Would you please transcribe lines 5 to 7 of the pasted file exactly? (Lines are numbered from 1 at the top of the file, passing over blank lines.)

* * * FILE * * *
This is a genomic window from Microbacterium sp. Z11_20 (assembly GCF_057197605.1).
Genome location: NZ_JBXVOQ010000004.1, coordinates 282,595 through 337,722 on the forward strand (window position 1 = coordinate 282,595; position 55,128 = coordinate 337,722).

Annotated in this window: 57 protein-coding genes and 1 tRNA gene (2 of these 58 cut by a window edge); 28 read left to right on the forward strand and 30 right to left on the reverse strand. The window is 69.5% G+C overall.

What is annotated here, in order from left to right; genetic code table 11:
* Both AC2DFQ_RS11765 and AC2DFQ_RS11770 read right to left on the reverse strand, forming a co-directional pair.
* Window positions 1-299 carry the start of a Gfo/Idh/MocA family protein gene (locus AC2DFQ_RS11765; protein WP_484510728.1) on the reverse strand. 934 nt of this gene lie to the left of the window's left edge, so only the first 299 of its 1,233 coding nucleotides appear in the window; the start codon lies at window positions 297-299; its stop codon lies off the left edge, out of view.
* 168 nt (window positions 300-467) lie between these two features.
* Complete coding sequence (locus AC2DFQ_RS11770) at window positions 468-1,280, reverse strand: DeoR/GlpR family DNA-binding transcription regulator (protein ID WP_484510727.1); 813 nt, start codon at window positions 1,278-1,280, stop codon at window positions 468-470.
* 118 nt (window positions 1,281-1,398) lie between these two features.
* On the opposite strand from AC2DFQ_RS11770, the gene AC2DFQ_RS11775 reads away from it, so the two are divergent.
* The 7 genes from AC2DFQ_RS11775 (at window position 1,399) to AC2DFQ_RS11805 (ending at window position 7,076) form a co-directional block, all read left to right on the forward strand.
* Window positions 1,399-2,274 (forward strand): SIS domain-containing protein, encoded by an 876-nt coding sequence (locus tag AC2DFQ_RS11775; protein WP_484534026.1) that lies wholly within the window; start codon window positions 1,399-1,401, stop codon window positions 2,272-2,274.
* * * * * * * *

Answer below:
* Both AC2DFQ_RS11765 and AC2DFQ_RS11770 read right to left on the reverse strand, forming a co-directional pair.
* Window positions 1-299 carry the start of a Gfo/Idh/MocA family protein gene (locus AC2DFQ_RS11765; protein WP_484510728.1) on the reverse strand. 934 nt of this gene lie to the left of the window's left edge, so only the first 299 of its 1,233 coding nucleotides appear in the window; the start codon lies at window positions 297-299; its stop codon lies off the left edge, out of view.
* 168 nt (window positions 300-467) lie between these two features.